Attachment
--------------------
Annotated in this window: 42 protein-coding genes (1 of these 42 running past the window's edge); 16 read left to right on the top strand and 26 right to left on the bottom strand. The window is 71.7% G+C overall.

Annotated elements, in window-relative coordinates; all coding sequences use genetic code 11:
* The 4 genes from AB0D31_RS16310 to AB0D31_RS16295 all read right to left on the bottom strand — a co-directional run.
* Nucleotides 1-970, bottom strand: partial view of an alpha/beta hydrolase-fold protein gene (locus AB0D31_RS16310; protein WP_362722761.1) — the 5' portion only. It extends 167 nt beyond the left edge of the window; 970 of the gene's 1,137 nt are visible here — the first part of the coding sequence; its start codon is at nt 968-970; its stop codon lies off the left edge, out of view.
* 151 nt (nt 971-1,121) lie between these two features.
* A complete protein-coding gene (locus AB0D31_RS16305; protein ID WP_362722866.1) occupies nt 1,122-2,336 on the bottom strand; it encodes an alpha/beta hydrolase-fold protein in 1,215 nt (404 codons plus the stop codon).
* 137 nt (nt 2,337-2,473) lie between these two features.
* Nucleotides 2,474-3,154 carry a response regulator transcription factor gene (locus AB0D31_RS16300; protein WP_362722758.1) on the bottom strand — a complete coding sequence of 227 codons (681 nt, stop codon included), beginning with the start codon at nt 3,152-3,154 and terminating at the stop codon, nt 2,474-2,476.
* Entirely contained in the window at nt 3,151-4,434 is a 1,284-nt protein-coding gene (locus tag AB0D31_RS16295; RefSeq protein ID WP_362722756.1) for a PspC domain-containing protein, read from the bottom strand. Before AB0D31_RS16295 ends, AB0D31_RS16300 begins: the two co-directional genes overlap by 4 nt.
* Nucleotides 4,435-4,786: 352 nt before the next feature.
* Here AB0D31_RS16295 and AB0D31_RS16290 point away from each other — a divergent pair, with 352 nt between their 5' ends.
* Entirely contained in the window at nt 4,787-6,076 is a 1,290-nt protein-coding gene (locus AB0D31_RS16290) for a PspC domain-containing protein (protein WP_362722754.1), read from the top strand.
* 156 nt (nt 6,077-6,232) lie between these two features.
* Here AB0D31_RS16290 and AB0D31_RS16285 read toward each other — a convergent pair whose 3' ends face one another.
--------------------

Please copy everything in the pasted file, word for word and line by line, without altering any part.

Annotated in this window: 42 protein-coding genes (1 of these 42 running past the window's edge); 16 read left to right on the top strand and 26 right to left on the bottom strand. The window is 71.7% G+C overall.

Annotated elements, in window-relative coordinates; all coding sequences use genetic code 11:
* The 4 genes from AB0D31_RS16310 to AB0D31_RS16295 all read right to left on the bottom strand — a co-directional run.
* Nucleotides 1-970, bottom strand: partial view of an alpha/beta hydrolase-fold protein gene (locus AB0D31_RS16310; protein WP_362722761.1) — the 5' portion only. It extends 167 nt beyond the left edge of the window; 970 of the gene's 1,137 nt are visible here — the first part of the coding sequence; its start codon is at nt 968-970; its stop codon lies off the left edge, out of view.
* 151 nt (nt 971-1,121) lie between these two features.
* A complete protein-coding gene (locus AB0D31_RS16305; protein ID WP_362722866.1) occupies nt 1,122-2,336 on the bottom strand; it encodes an alpha/beta hydrolase-fold protein in 1,215 nt (404 codons plus the stop codon).
* 137 nt (nt 2,337-2,473) lie between these two features.
* Nucleotides 2,474-3,154 carry a response regulator transcription factor gene (locus AB0D31_RS16300; protein WP_362722758.1) on the bottom strand — a complete coding sequence of 227 codons (681 nt, stop codon included), beginning with the start codon at nt 3,152-3,154 and terminating at the stop codon, nt 2,474-2,476.
* Entirely contained in the window at nt 3,151-4,434 is a 1,284-nt protein-coding gene (locus tag AB0D31_RS16295; RefSeq protein ID WP_362722756.1) for a PspC domain-containing protein, read from the bottom strand. Before AB0D31_RS16295 ends, AB0D31_RS16300 begins: the two co-directional genes overlap by 4 nt.
* Nucleotides 4,435-4,786: 352 nt before the next feature.
* Here AB0D31_RS16295 and AB0D31_RS16290 point away from each other — a divergent pair, with 352 nt between their 5' ends.
* Entirely contained in the window at nt 4,787-6,076 is a 1,290-nt protein-coding gene (locus AB0D31_RS16290) for a PspC domain-containing protein (protein WP_362722754.1), read from the top strand.
* 156 nt (nt 6,077-6,232) lie between these two features.
* Here AB0D31_RS16290 and AB0D31_RS16285 read toward each other — a convergent pair whose 3' ends face one another.